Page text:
Luis Rojas talks sticky substances with Carton & Roberts: 'I'm completely unaware of any of our guys using any kind of stuff'

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Sticky substances are the talk of baseball, and while none of it has resulted in any accusations directed towards the Mets clubhouse as of yet, nearly every star pitcher appears to be under suspicion.

So of course Jacob deGrom, arguably the best pitcher on the planet, will be watched closely as the league begins cracking down on substances like Spider Tack, which cause Yankees ace Gerrit Cole to stop in his tracks when asked if he has ever used the substance before.

But Mets manager Luis Rojas told Carton & Roberts he hasn’t seen any use of illegal substances from his pitching staff, despite it appearing to be a league-wide epidemic.

“No, not to my knowledge, or any of the guys here,” Rojas said. “I’m completely unaware of any of our guys here using any kind of stuff.”

Rojas also said he doesn’t feel it is something that needs to be brought up to his pitching staff.

“It’s not a conversation,” Rojas said. “There’s things in the rulebook I think every coach reads. I don’t how many players read it year to year, but I know coaches do with all the adjustments they make in there. but it’s in the rulebook. It’s not something that needs to be brought up to the guys.”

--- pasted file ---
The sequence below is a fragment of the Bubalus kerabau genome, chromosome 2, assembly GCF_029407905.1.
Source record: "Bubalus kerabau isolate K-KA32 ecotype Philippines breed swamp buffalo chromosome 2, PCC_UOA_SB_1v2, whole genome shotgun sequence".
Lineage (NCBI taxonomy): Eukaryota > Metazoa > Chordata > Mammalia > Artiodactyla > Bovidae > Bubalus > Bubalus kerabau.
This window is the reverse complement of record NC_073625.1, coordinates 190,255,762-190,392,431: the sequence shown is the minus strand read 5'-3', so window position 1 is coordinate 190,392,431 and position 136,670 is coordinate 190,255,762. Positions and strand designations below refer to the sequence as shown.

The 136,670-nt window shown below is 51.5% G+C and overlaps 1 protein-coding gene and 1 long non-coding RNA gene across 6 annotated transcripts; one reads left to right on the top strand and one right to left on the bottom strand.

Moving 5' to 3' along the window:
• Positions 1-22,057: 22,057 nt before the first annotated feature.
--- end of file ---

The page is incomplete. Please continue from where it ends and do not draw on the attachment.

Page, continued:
deGrom’s name may be brought up among baseball fans because of his remarkable performance so far this season, but in terms of spin rate, his numbers aren’t among the elite, and his average spin rate has increased by less than 100 rpm over the last two seasons, a number consistent with mechanical adjustments. Adding Spider Tack can boost a pitcher’s spin rate up to 300-400 rpm. So deGrom doesn’t find himself in the same camp as a Trevor Bauer, who saw his spin rate skyrocket in recent years after calling out the existence of a sticky substance epidemic in baseball.

“Yeah, I’m unaware, man,” Rojas said. “I just told you, I’m unaware of anything like that being used here. All I know is the guys are ready to pitch, they go out there and pitch, they compete. We’re having a good year pitching-wise. I’m unaware.”

While Major League Baseball formulates its plan to police the use of sticky substances and increases security against it, Rojas and the Mets will simply sit and wait to see what the league comes up with, confident that it won’t result in any changes on their end.

“It’s just what we’re seeing from afar that I can tell you,” Rojas said. “We’re just waiting for any type of memo, letter, anything…to come out, rather than what’s in the rulebook…We’re just waiting on MLB to release something on what the course of action is, other than the rulebook. How much the umpires are gonna be outgoing and everything about it. It’s just what we’re waiting for.”

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